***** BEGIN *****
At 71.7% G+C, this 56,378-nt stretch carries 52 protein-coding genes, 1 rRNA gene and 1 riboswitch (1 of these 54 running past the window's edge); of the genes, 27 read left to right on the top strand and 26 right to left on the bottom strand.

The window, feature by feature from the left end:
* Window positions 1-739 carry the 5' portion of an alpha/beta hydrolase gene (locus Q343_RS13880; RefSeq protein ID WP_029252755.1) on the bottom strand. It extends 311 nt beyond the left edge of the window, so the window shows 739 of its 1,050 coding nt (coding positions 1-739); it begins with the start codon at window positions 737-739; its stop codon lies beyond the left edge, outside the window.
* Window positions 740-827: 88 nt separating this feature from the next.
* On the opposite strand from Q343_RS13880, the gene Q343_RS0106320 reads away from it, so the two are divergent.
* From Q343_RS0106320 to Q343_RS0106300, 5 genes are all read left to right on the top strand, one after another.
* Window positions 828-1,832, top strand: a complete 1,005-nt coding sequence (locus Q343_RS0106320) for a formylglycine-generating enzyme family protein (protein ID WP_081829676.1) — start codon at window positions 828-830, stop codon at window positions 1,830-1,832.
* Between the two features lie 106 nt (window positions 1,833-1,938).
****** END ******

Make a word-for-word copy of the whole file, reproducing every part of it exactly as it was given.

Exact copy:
At 71.7% G+C, this 56,378-nt stretch carries 52 protein-coding genes, 1 rRNA gene and 1 riboswitch (1 of these 54 running past the window's edge); of the genes, 27 read left to right on the top strand and 26 right to left on the bottom strand.

The window, feature by feature from the left end:
* Window positions 1-739 carry the 5' portion of an alpha/beta hydrolase gene (locus Q343_RS13880; RefSeq protein ID WP_029252755.1) on the bottom strand. It extends 311 nt beyond the left edge of the window, so the window shows 739 of its 1,050 coding nt (coding positions 1-739); it begins with the start codon at window positions 737-739; its stop codon lies beyond the left edge, outside the window.
* Window positions 740-827: 88 nt separating this feature from the next.
* On the opposite strand from Q343_RS13880, the gene Q343_RS0106320 reads away from it, so the two are divergent.
* From Q343_RS0106320 to Q343_RS0106300, 5 genes are all read left to right on the top strand, one after another.
* Window positions 828-1,832, top strand: a complete 1,005-nt coding sequence (locus Q343_RS0106320) for a formylglycine-generating enzyme family protein (protein ID WP_081829676.1) — start codon at window positions 828-830, stop codon at window positions 1,830-1,832.
* Between the two features lie 106 nt (window positions 1,833-1,938).